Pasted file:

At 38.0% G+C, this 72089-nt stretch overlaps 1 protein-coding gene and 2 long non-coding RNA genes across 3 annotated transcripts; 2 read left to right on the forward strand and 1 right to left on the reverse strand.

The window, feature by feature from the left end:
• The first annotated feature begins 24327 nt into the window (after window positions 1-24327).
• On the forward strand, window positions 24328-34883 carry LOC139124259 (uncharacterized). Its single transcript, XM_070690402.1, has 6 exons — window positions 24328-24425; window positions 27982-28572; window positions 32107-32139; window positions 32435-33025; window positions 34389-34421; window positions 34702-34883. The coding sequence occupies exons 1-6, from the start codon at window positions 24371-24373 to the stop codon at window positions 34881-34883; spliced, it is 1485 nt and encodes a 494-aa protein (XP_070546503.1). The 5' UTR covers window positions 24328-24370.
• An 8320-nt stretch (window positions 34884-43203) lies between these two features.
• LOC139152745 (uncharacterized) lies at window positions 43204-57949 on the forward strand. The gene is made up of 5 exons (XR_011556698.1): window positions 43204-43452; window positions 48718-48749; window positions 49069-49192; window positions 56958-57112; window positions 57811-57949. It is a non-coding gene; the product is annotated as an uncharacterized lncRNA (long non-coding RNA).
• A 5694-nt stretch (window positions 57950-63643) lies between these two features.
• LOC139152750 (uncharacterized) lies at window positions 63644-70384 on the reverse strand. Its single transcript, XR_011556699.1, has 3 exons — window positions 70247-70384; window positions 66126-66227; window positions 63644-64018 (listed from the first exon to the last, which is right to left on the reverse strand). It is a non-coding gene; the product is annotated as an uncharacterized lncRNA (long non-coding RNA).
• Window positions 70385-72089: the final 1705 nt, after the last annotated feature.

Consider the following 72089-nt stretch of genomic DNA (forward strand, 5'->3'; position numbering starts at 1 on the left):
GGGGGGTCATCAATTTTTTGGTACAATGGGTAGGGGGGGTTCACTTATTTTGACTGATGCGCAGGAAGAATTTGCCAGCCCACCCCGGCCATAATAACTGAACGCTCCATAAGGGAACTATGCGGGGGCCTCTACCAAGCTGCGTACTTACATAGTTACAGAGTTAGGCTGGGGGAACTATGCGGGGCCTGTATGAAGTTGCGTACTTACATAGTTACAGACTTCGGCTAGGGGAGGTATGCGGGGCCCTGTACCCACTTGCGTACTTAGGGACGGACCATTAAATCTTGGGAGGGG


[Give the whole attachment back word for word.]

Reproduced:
At 38.0% G+C, this 72089-nt stretch overlaps 1 protein-coding gene and 2 long non-coding RNA genes across 3 annotated transcripts; 2 read left to right on the forward strand and 1 right to left on the reverse strand.

The window, feature by feature from the left end:
• The first annotated feature begins 24327 nt into the window (after window positions 1-24327).
• On the forward strand, window positions 24328-34883 carry LOC139124259 (uncharacterized). Its single transcript, XM_070690402.1, has 6 exons — window positions 24328-24425; window positions 27982-28572; window positions 32107-32139; window positions 32435-33025; window positions 34389-34421; window positions 34702-34883. The coding sequence occupies exons 1-6, from the start codon at window positions 24371-24373 to the stop codon at window positions 34881-34883; spliced, it is 1485 nt and encodes a 494-aa protein (XP_070546503.1). The 5' UTR covers window positions 24328-24370.
• An 8320-nt stretch (window positions 34884-43203) lies between these two features.
• LOC139152745 (uncharacterized) lies at window positions 43204-57949 on the forward strand. The gene is made up of 5 exons (XR_011556698.1): window positions 43204-43452; window positions 48718-48749; window positions 49069-49192; window positions 56958-57112; window positions 57811-57949. It is a non-coding gene; the product is annotated as an uncharacterized lncRNA (long non-coding RNA).
• A 5694-nt stretch (window positions 57950-63643) lies between these two features.
• LOC139152750 (uncharacterized) lies at window positions 63644-70384 on the reverse strand. Its single transcript, XR_011556699.1, has 3 exons — window positions 70247-70384; window positions 66126-66227; window positions 63644-64018 (listed from the first exon to the last, which is right to left on the reverse strand). It is a non-coding gene; the product is annotated as an uncharacterized lncRNA (long non-coding RNA).
• Window positions 70385-72089: the final 1705 nt, after the last annotated feature.

Consider the following 72089-nt stretch of genomic DNA (forward strand, 5'->3'; position numbering starts at 1 on the left):
GGGGGGTCATCAATTTTTTGGTACAATGGGTAGGGGGGGTTCACTTATTTTGACTGATGCGCAGGAAGAATTTGCCAGCCCACCCCGGCCATAATAACTGAACGCTCCATAAGGGAACTATGCGGGGGCCTCTACCAAGCTGCGTACTTACATAGTTACAGAGTTAGGCTGGGGGAACTATGCGGGGCCTGTATGAAGTTGCGTACTTACATAGTTACAGACTTCGGCTAGGGGAGGTATGCGGGGCCCTGTACCCACTTGCGTACTTAGGGACGGACCATTAAATCTTGGGAGGGG